'Slumdog Millionaire' Child Stars Are Still Living in Destitution Despite Box Office SuccessNick Romano |
'Slumdog Millionaire' was the main movie attraction of 2008, and it has eight Oscars, including the one for Best Picture, to prove it. Compared to the grand scheme of movie budgets, the film started off with generally low funding (estimated $15 million) and has since raked in more than $141 million world wide at the box office.
Aside from this success, 'Slumdog's' story of a Mumbai teen growing up in the slums to win the grand prize on 'Who Wants to Be a Millionaire?' was made all the more special for including castmembers Azhar Ismail and Rubina Ali -- both of who portrayed the lead characters' younger selves in the film and both of who were living in the real-life Mumbai slums. On the surface, it seemed like everything was finally going well for these kids once filming ended, but when the two flew back home after sharing in the Oscar celebrations, their lives were just as destitute as before.
"When we came back from the Oscars we were so happy. We had all these dreams about what we were going to do and how our lives were going to change," Rubina told The National. "People promised us many things and we believed them. But my dreams have not come true."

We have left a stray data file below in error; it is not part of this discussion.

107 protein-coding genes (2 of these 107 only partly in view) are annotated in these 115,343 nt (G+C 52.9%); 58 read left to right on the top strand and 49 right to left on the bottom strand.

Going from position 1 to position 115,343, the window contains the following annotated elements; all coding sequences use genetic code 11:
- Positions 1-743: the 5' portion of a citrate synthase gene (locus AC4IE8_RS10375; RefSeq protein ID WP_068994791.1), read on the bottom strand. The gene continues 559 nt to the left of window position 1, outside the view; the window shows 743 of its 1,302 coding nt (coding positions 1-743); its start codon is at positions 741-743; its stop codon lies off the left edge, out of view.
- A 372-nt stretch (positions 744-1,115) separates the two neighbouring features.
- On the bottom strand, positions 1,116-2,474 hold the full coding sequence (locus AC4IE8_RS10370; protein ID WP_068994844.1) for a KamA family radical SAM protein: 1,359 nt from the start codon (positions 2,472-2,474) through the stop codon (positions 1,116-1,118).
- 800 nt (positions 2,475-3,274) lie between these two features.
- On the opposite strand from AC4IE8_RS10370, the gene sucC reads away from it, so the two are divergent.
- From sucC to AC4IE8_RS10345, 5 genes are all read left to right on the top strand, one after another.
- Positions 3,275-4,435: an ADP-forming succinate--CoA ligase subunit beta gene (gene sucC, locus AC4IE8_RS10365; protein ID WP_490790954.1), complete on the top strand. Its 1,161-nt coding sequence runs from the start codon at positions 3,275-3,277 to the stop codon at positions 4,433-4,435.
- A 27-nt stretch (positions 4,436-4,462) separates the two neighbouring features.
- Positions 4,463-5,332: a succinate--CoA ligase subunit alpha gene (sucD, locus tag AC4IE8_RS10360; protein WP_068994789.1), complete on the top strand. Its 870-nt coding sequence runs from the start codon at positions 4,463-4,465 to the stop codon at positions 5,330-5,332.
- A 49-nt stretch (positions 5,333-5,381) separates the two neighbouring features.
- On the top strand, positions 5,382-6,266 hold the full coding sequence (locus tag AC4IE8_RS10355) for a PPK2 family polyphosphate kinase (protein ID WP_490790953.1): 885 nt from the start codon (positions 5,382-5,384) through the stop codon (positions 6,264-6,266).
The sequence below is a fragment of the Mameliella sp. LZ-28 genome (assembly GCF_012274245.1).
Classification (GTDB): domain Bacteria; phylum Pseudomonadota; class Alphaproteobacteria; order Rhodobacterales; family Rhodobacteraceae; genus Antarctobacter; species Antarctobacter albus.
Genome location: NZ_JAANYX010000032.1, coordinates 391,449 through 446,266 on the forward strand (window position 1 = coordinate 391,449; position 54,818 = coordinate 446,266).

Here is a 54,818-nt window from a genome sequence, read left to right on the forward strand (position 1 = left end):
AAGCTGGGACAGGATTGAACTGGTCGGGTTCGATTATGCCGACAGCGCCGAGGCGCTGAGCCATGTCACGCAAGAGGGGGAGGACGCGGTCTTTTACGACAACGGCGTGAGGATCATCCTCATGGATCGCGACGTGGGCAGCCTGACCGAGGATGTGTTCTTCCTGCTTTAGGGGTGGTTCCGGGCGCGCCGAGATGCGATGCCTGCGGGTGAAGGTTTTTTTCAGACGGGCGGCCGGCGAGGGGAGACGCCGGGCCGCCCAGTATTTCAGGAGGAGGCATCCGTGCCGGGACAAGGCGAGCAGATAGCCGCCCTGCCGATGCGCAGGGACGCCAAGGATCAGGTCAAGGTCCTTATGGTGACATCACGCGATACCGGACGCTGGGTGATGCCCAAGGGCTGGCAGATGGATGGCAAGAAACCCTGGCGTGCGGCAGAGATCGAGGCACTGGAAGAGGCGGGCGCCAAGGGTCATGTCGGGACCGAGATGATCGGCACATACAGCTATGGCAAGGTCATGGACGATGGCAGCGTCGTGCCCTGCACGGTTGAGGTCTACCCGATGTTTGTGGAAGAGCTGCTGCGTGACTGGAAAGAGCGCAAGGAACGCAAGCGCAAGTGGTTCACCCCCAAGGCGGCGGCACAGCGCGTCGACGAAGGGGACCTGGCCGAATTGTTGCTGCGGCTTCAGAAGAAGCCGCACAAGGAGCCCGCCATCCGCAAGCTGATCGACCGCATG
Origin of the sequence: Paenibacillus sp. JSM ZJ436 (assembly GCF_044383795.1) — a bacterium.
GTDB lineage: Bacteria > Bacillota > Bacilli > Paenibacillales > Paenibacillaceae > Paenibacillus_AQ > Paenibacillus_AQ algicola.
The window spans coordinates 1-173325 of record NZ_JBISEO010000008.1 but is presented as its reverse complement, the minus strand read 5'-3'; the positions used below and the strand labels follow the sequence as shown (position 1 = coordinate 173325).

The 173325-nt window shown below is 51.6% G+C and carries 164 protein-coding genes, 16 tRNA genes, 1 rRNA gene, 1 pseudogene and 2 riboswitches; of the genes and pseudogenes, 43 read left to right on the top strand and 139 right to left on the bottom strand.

Since returning to squalor three years ago, both child stars lost both their shacks due to a demolition initiative by authorities seeking to end illegal living conditions. Rubina also lost all of her 'Slumdog' properties -- including, she recalls, her Oscar dress -- when a fire ravaged the Garib Nagar slum.
At the time, both had the trust fund set up by director Danny Boyle, which kicked in this year, to look forward to, but the trust set her up in an "unfinished," graffitied apartment in a "rundown" part of the suburb. Azhar, in turn, was placed in a "down-at-heel" neighborhood; and worse yet, the trust stated it would not pay to make their living arrangements habitable.
"I still have no privacy. In the slum it was exactly the same, so what is the difference between this and the slum? I still have to share with everyone. There are seven of us, all in here," said Rubina. "What use is a shower when there is no water?" According to the child star, Boyle is not the one to blame, but instead she directs her anger at the people he charged to look after them.
As of now, the only income coming in is a monthly allowance of Rs 7,000 (approximately $128 USD), as both Rubina's parents are unable to find much work. Rubina hopes to be featured in the upcoming British film 'Lord Owen's Lady,' but has so far heard nothing from the production studio.